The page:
Reader's Thoughts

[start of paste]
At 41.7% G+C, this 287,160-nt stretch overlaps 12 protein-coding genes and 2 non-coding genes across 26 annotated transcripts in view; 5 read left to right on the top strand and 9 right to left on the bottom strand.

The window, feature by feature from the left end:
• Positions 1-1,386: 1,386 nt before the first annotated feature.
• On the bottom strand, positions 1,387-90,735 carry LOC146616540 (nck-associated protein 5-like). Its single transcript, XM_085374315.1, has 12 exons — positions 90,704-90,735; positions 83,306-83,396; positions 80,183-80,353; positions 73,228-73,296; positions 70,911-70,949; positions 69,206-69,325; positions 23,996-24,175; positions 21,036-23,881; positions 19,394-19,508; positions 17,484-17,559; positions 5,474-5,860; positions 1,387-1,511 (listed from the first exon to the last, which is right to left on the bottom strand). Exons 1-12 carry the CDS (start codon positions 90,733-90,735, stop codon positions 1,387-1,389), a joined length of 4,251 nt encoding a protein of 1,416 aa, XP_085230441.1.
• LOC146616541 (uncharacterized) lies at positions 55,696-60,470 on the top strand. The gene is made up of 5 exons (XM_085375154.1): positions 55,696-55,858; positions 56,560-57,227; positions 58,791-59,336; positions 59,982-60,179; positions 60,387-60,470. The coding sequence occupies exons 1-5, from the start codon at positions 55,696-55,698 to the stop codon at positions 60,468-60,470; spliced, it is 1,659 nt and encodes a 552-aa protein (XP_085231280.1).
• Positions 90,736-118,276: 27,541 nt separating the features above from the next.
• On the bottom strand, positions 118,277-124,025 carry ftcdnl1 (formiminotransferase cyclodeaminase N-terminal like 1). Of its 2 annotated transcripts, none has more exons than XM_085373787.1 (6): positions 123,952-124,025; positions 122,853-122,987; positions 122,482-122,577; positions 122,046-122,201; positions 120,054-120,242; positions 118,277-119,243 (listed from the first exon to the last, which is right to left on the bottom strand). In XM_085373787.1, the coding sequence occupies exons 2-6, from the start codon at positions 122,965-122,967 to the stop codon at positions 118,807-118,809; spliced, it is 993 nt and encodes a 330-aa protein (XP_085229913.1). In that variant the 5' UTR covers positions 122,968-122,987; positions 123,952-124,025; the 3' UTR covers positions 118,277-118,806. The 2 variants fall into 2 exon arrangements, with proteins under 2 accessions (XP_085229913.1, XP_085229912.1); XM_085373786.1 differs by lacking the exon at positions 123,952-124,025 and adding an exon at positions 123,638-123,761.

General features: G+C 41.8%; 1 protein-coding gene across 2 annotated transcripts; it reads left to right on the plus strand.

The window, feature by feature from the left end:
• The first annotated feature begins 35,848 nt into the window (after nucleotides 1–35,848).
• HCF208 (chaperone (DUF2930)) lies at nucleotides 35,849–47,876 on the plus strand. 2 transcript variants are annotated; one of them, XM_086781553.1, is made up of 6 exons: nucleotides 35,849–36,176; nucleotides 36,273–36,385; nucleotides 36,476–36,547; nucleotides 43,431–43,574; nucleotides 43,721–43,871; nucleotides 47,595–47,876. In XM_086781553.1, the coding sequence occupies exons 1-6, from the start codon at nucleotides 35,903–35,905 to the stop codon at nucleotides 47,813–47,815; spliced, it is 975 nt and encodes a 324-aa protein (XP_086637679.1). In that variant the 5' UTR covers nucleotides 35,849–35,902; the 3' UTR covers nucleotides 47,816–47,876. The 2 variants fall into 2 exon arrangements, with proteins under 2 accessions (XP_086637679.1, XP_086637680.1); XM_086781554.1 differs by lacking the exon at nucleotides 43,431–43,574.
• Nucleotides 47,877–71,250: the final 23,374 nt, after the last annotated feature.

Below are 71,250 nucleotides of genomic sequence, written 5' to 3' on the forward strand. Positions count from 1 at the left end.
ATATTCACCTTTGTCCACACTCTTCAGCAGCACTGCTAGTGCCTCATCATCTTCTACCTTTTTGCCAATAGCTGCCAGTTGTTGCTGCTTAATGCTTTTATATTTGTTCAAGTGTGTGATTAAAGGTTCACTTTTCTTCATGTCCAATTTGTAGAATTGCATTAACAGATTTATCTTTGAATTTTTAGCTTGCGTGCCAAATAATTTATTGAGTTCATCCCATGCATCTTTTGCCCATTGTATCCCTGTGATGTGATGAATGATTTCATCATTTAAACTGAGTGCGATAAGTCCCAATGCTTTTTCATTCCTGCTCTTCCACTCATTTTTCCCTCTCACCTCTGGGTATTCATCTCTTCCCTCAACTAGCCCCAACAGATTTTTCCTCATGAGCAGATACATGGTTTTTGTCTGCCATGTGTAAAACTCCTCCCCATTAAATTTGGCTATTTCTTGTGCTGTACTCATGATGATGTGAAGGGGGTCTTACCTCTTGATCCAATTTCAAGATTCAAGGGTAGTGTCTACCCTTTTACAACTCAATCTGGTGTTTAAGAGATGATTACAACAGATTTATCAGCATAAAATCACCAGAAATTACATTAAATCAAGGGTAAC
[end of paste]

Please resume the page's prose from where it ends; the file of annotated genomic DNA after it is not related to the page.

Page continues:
dragonhelmuk